Nevertheless, Hachiko continued to go to the train station every day to wait for his master’s train. For over nine years he would show up as always, in hopes that his beloved master would come back to him. After newspaper articles were written about him, many people started bringing him food and treats, and he became a national symbol for loyalty and faithfulness.

In 1934, Hachiko was present when a bronze statue was erected in his honor outside Shibuya Station. Although this original statue was recycled for the war effort, a new statue was placed in 1948, and still stands outside the Hachiko Guchi (gate) at Shibuya Station. In March 1935, Hachiko’s body was found on a sidewalk in Shibuya. It was determined that he had died of cancer and a parasitic disease at the age of 11. He was a faithful and loyal pet to his last days.

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Hachiko’s grave next to Professor Ueno’s grave.

 

Hachiko’s remains were cremated, and buried next to his master’s grave in Aoyama Cemetary, and the site has become popular with visitors. His fur was stuffed and mounted and his replica is on display at the National Science Museum of Japan, in Ueno, Tokyo. In the above left photo, the first kanji means loyal, and the second is dog. The next characters say “Hachiko.”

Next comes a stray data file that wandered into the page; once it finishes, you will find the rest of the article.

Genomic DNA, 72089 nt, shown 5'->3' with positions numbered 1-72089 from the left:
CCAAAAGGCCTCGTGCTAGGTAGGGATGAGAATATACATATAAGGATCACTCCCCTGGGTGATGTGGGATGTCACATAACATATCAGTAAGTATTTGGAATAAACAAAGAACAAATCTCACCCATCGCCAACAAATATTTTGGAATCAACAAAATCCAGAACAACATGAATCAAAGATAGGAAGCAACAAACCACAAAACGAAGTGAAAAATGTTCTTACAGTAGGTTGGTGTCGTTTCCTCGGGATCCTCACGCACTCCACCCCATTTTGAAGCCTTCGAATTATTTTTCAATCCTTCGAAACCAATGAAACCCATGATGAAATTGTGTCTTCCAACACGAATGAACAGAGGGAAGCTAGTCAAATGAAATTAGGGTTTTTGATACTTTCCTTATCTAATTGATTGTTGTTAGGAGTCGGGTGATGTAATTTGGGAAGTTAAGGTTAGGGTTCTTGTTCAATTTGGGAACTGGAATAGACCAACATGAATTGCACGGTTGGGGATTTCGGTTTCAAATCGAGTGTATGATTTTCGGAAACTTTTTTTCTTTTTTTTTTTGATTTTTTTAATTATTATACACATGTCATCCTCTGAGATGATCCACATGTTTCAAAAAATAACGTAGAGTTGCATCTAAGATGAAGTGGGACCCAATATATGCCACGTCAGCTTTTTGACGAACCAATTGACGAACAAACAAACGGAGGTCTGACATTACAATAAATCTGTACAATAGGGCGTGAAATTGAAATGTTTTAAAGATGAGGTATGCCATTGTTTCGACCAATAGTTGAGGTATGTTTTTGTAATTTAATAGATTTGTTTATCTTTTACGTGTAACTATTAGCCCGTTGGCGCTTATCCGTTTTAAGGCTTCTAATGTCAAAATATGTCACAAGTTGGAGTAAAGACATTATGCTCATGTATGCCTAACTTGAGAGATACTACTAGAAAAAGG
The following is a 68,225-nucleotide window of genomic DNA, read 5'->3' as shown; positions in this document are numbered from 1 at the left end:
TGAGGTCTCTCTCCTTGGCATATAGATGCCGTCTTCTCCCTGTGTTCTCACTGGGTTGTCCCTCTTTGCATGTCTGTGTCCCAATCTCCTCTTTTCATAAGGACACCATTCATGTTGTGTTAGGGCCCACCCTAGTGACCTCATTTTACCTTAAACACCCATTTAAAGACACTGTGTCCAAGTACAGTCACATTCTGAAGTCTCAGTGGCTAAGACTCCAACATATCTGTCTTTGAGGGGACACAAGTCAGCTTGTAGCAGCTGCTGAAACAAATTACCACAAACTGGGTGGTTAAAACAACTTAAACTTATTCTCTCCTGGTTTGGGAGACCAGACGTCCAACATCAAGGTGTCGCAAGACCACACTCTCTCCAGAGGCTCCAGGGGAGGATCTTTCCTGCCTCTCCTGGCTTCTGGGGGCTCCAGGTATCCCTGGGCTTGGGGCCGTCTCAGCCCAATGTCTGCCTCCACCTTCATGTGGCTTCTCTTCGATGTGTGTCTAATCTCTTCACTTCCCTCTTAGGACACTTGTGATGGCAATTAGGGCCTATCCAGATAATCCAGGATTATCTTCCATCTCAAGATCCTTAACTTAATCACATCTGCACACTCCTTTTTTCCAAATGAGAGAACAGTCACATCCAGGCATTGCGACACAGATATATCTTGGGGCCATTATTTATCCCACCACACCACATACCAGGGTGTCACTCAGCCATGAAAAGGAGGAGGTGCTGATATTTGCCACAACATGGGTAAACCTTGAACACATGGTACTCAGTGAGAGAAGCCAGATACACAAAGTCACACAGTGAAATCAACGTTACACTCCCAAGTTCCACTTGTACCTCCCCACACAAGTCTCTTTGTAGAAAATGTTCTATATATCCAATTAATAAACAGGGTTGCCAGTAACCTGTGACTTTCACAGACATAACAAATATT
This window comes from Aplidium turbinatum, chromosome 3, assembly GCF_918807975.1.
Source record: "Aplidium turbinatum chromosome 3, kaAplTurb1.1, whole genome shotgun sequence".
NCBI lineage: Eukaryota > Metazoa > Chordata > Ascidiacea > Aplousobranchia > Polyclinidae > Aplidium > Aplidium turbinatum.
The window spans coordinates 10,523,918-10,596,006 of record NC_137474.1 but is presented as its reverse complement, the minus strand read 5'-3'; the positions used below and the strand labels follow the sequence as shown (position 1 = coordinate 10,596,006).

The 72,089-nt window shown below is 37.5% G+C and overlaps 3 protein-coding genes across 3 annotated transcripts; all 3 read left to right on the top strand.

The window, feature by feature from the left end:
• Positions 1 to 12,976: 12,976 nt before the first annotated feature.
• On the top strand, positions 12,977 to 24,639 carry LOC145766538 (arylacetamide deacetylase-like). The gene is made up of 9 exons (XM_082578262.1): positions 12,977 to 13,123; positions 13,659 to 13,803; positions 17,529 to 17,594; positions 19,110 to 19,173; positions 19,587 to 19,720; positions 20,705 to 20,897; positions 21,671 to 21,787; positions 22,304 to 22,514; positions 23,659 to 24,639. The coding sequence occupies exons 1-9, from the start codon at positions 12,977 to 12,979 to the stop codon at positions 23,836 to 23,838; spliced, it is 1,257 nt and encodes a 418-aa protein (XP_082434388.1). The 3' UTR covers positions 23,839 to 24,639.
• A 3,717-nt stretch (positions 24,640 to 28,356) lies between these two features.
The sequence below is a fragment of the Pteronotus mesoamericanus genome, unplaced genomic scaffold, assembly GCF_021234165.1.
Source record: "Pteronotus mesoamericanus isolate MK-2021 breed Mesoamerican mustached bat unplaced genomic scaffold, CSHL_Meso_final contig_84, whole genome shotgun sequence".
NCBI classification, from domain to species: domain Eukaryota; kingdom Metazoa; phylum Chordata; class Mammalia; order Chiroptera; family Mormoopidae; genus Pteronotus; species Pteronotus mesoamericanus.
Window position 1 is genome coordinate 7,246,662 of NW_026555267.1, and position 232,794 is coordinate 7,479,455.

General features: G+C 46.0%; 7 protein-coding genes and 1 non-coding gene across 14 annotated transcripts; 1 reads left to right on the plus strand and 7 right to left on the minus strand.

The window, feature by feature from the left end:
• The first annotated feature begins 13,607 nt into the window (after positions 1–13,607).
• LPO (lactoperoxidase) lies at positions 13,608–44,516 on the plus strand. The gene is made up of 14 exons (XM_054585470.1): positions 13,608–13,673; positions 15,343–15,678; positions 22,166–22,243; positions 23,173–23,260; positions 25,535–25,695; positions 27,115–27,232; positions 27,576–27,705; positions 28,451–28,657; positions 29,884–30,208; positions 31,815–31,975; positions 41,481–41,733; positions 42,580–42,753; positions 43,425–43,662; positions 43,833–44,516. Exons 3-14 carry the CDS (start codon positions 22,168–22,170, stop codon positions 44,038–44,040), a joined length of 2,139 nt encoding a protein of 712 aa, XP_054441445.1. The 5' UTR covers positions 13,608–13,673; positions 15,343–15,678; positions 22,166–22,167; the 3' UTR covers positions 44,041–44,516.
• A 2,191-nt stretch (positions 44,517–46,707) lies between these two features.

Stories and documentaries have been made about the life and loyalty of Hachiko, and there is even an “Americanized” and “modernized” movie version of his story. “Hachi — A Dog’s Tale” starring Richard Gere, was released in 2009 and takes the story to a fictional town in New England. Last I looked, it was still available to watch on Netflix.

Hachiko the faithful dog, lives on in the hearts and minds of the Japanese people.

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Many people come to visit the Hachiko statue outside of Shibuya Station. Some even bring their own beloved dogs for a photo!(Photo taken during the New Year’s holidays, January 2017)

Rain.

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We love living here in Tokyo. It has been an amazing adventure these past 2+ years. We like our apartment. It is small, but comfortable and convenient. We like the ease of public transportation here. We can travel almost anyway in the city — or the country, for that matter — on trains and buses. We get along quite well here without having a car.

But… sometimes… I really miss my car.

It has been pretty rainy here this week. You know — it is almost spring and rain is to be expected this time of year. I like rain. I like rainy days — most of the time. And here, everyone takes rainy days in stride. Everyone has an umbrella. Most people have raincoats and boots. I don’t mind donning my rain gear and going out in the rain — usually.